Students determine the “squishibility” (an extensive compressibility) by taking \(-\partial V/\partial P\) holding either temperature or entropy fixed.
Goals:
- The value of a derivative depend on what you hold constant (you get different values if you hold \(T\) or \(S\) constant.)
- Derivatives are ratios of small changes.
- On this graph \((\partial V/\partial p)_S\) is a slope; \((\partial V/\partial p)_S\).
Time Estimate: 30 minutes
Tools:
- Purple \(U(S,V)\) plastic surface for each group
- Squishability contour maps
- Student handout for each student
- A personal or shared writing space for each student to write/draw/sketch.
Intro:
- No intro is needed
Whole Class Discussion:
How did you calculate the squishability.
- On this graph \((\partial V/\partial p)_S\) is a slope; \((\partial V/\partial p)_T\) is not.
Working in small groups (2 or 3 people), solve as many of the problems below as possible. Try to resolve questions within the group before asking for help. Each group member should then write up solutions in their own words.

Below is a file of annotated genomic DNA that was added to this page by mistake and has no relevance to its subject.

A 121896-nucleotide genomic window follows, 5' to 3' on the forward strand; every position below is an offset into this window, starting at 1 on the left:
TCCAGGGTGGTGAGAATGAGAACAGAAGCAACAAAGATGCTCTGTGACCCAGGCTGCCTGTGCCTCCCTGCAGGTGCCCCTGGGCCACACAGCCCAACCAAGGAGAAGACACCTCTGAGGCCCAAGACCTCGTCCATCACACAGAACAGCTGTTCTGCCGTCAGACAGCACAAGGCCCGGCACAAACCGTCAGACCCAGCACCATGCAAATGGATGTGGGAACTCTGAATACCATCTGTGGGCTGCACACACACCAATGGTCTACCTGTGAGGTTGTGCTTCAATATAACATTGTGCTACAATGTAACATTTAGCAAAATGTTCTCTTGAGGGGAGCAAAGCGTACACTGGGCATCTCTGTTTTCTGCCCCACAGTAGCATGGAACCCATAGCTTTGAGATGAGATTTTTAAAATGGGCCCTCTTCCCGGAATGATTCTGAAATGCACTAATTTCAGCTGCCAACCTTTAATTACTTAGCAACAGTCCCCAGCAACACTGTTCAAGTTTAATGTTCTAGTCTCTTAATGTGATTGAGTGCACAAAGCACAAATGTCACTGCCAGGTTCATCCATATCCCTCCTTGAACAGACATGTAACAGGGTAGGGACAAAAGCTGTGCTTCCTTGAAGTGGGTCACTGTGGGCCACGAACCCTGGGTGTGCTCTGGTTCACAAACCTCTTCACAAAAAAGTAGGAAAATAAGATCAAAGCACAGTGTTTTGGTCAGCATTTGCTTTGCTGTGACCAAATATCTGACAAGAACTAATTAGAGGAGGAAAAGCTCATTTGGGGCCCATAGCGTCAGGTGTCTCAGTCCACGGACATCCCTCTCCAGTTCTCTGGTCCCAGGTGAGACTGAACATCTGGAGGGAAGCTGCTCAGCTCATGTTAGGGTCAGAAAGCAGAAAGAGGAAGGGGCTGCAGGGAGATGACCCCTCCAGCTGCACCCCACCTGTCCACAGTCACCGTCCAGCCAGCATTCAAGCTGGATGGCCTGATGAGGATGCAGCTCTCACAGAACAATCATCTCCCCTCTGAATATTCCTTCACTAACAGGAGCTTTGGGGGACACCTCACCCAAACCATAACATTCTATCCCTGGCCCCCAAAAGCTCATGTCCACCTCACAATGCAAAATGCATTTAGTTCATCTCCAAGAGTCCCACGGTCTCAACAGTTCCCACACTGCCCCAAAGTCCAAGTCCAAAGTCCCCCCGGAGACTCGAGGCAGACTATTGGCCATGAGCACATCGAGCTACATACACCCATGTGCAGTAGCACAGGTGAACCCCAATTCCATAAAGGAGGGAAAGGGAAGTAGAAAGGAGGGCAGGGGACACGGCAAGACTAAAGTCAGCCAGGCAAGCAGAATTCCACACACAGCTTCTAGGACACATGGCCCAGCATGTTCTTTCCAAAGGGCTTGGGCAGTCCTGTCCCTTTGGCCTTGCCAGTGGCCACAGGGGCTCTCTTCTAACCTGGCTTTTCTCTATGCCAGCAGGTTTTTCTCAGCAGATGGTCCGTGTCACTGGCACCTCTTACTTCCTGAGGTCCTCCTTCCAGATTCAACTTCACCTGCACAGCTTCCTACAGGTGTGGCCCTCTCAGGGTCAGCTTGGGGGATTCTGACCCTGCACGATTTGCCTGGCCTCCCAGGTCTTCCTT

Estimate: The purple plastic surface represents measurements on a kilogram of water vapor in an insulated piston (a cylindrical thermos with a moveable top). There is a matching contour map with labels.
Imagine a thermodynamic quantity, the “squishability”, which is the negative rate of change of the volume of a fluid as the pressure changes.
Pick a point on the surface and estimate the squishability of water vapor:
Need a plot P vs V with level curves for T and S, or one of the plots from the other activities.
Experiment: Design an experiment to measure the squishability of water vapor at constant temperature and describe your experiment. What data would you collect and how would you use it to calculate the squishability?
Students should describe what they are going to change, measure, and hold constant and the physical method they would use for each of them.
In your experiment, what variables are you considering to be independent? What variables are dependent?
Students typically will say that the independent variable is the one that you change, and the dependent variable is the one that you measure. In thermodynamics, variables that are held constant are often considered independent. Because you may be able to perform the experiment again at a different constant value.
Explore: What would happen if you tried to measure the squishability with both temperature and entropy fixed? Alternatively, what would happen if you tried to measure the squishability in a container that cannot change size?
WCD: Does the squishability depend on how much water vapor you have? Yes - it is extensive. Note: we've invented squishability, but it is similar to compressibility, -\(\beta = \frac{1}{V}\frac{dV}{dP}\), an intensive quantity.